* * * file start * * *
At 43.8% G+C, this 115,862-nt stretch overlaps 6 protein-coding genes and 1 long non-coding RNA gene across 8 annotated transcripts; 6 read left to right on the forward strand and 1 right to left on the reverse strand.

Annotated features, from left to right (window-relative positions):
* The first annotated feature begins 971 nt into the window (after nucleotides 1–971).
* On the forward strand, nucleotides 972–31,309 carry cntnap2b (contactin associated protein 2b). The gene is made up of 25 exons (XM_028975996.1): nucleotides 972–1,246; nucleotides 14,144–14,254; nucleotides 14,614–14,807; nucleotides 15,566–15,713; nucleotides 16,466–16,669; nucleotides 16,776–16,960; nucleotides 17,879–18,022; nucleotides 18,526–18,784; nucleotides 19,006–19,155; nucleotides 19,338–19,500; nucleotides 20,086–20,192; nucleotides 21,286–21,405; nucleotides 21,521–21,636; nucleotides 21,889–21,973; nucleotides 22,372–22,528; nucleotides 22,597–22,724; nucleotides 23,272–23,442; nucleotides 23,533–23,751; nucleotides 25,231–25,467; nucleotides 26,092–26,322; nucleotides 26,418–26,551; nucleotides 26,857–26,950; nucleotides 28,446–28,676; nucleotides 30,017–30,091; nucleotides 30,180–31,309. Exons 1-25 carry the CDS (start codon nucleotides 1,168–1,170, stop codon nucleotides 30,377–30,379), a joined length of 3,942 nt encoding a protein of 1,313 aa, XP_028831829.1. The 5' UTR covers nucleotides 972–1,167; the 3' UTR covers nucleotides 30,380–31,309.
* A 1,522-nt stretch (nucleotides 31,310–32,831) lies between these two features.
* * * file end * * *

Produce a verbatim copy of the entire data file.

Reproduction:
At 43.8% G+C, this 115,862-nt stretch overlaps 6 protein-coding genes and 1 long non-coding RNA gene across 8 annotated transcripts; 6 read left to right on the forward strand and 1 right to left on the reverse strand.

Annotated features, from left to right (window-relative positions):
* The first annotated feature begins 971 nt into the window (after nucleotides 1–971).
* On the forward strand, nucleotides 972–31,309 carry cntnap2b (contactin associated protein 2b). The gene is made up of 25 exons (XM_028975996.1): nucleotides 972–1,246; nucleotides 14,144–14,254; nucleotides 14,614–14,807; nucleotides 15,566–15,713; nucleotides 16,466–16,669; nucleotides 16,776–16,960; nucleotides 17,879–18,022; nucleotides 18,526–18,784; nucleotides 19,006–19,155; nucleotides 19,338–19,500; nucleotides 20,086–20,192; nucleotides 21,286–21,405; nucleotides 21,521–21,636; nucleotides 21,889–21,973; nucleotides 22,372–22,528; nucleotides 22,597–22,724; nucleotides 23,272–23,442; nucleotides 23,533–23,751; nucleotides 25,231–25,467; nucleotides 26,092–26,322; nucleotides 26,418–26,551; nucleotides 26,857–26,950; nucleotides 28,446–28,676; nucleotides 30,017–30,091; nucleotides 30,180–31,309. Exons 1-25 carry the CDS (start codon nucleotides 1,168–1,170, stop codon nucleotides 30,377–30,379), a joined length of 3,942 nt encoding a protein of 1,313 aa, XP_028831829.1. The 5' UTR covers nucleotides 972–1,167; the 3' UTR covers nucleotides 30,380–31,309.
* A 1,522-nt stretch (nucleotides 31,310–32,831) lies between these two features.